This book looks back at the simpler versions of mental life in apes, Neanderthals, and our ancestors, back before our burst of creativity started 50,000 years ago. When you can't think about the future in much detail, you are trapped in a here-and-now existence with no "What if?" and "Why me?" William H. Calvin takes stock of what we have now and then explains why we are nearing a crossroads, where mind shifts gears again.
The mind's big bang came long after our brain size stopped enlarging. Calvin suggests that the development of long sentences--what modern children do in their third year--was the most likely trigger. To keep a half-dozen concepts from blending together like a summer drink, you need some mental structuring. In saying "I think I saw him leave to go home," you are nesting three sentences inside a fourth. We also structure plans, play games with rules, create structured music and chains of logic, and have a fascination with discovering how things hang together. Our long train of connected thoughts is why our consciousness is so different from what came before.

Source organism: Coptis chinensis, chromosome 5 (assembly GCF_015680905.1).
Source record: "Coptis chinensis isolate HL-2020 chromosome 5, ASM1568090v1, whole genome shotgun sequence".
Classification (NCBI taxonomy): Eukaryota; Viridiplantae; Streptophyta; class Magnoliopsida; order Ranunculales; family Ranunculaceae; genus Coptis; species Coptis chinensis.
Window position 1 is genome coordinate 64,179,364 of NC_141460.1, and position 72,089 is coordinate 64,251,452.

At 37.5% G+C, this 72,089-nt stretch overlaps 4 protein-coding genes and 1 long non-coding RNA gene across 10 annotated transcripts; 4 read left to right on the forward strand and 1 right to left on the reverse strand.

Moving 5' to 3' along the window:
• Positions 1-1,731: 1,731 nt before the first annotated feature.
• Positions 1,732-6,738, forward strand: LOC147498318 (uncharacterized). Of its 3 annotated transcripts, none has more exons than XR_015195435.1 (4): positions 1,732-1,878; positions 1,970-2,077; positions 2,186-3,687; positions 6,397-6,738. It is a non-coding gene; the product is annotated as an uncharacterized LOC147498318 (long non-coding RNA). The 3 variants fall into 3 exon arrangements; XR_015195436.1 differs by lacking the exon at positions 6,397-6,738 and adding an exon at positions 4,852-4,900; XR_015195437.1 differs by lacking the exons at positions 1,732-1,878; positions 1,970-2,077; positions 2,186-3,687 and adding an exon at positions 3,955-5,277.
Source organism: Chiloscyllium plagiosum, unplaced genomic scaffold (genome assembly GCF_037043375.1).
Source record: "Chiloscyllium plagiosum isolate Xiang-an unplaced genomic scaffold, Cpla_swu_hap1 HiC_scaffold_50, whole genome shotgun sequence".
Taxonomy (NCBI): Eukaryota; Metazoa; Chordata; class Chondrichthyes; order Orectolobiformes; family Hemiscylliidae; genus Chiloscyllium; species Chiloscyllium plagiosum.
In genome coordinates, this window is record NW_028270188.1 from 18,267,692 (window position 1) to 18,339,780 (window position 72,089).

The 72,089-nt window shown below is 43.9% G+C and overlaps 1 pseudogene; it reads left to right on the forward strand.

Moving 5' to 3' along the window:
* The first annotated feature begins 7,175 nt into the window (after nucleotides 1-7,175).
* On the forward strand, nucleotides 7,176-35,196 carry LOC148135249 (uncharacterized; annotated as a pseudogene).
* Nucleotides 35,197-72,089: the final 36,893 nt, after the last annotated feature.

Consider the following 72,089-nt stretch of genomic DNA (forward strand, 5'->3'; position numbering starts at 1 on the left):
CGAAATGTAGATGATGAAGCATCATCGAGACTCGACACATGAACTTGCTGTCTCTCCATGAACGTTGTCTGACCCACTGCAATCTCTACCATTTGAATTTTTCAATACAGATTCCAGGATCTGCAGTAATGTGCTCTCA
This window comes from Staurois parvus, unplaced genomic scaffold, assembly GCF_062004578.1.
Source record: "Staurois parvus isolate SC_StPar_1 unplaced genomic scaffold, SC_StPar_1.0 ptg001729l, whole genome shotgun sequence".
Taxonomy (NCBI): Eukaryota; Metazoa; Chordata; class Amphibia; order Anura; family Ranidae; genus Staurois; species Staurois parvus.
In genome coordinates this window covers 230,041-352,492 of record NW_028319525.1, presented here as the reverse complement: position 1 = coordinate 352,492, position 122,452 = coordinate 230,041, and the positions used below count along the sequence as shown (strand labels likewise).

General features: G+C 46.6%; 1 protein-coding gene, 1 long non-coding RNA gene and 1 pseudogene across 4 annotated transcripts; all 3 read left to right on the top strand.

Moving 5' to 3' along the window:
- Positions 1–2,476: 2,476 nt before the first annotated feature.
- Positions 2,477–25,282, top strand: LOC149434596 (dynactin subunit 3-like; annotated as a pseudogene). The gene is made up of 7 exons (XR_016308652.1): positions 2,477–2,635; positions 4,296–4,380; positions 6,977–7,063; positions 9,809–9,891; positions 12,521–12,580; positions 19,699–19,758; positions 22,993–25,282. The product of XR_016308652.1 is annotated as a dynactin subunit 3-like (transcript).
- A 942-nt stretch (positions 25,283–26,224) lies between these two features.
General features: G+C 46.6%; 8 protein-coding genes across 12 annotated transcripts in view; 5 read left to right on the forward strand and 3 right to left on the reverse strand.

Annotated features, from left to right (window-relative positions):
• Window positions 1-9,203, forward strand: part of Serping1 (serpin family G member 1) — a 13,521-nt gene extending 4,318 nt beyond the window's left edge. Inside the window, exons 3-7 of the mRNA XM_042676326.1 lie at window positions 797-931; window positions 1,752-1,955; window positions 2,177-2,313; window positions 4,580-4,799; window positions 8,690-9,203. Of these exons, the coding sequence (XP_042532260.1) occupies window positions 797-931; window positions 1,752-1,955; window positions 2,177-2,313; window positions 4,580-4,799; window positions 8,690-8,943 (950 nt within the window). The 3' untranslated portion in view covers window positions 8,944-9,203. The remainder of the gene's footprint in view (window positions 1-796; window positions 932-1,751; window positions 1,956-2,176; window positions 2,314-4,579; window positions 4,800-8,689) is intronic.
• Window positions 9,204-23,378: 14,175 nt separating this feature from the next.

Where does mind go from here, its powers extended by science-enhanced education but with its slowly evolving gut instincts still firmly anchored in the ice ages? We will likely shift gears again, juggling more concepts and making decisions even faster, imagining courses of action in greater depth. Ethics are possible only because of a human level of ability to speculate, judge quality, and modify our possible actions accordingly. Though science increasingly serves as our headlights, we are out-driving them, going faster than we can react effectively.